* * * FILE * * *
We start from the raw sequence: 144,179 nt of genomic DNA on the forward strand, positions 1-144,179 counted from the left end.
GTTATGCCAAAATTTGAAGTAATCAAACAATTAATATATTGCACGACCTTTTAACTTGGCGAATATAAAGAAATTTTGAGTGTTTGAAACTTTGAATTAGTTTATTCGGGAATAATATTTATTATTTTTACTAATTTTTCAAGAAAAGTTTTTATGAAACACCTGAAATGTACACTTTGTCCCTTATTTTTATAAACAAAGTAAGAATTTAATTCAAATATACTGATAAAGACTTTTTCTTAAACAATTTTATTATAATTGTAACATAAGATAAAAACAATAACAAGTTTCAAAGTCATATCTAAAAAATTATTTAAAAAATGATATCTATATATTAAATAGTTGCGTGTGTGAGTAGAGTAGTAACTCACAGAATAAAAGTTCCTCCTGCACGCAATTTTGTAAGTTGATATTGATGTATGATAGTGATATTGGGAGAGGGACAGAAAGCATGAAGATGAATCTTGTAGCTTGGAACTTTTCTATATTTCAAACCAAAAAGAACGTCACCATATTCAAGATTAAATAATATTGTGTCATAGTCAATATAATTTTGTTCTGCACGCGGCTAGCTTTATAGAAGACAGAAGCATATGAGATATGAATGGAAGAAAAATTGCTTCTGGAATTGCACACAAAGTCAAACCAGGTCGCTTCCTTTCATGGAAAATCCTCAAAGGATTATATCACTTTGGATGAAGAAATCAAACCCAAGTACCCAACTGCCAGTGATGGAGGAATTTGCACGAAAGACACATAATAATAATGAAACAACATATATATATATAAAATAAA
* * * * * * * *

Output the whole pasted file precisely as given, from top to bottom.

We start from the raw sequence: 144,179 nt of genomic DNA on the forward strand, positions 1-144,179 counted from the left end.
GTTATGCCAAAATTTGAAGTAATCAAACAATTAATATATTGCACGACCTTTTAACTTGGCGAATATAAAGAAATTTTGAGTGTTTGAAACTTTGAATTAGTTTATTCGGGAATAATATTTATTATTTTTACTAATTTTTCAAGAAAAGTTTTTATGAAACACCTGAAATGTACACTTTGTCCCTTATTTTTATAAACAAAGTAAGAATTTAATTCAAATATACTGATAAAGACTTTTTCTTAAACAATTTTATTATAATTGTAACATAAGATAAAAACAATAACAAGTTTCAAAGTCATATCTAAAAAATTATTTAAAAAATGATATCTATATATTAAATAGTTGCGTGTGTGAGTAGAGTAGTAACTCACAGAATAAAAGTTCCTCCTGCACGCAATTTTGTAAGTTGATATTGATGTATGATAGTGATATTGGGAGAGGGACAGAAAGCATGAAGATGAATCTTGTAGCTTGGAACTTTTCTATATTTCAAACCAAAAAGAACGTCACCATATTCAAGATTAAATAATATTGTGTCATAGTCAATATAATTTTGTTCTGCACGCGGCTAGCTTTATAGAAGACAGAAGCATATGAGATATGAATGGAAGAAAAATTGCTTCTGGAATTGCACACAAAGTCAAACCAGGTCGCTTCCTTTCATGGAAAATCCTCAAAGGATTATATCACTTTGGATGAAGAAATCAAACCCAAGTACCCAACTGCCAGTGATGGAGGAATTTGCACGAAAGACACATAATAATAATGAAACAACATATATATATATAAAATAAA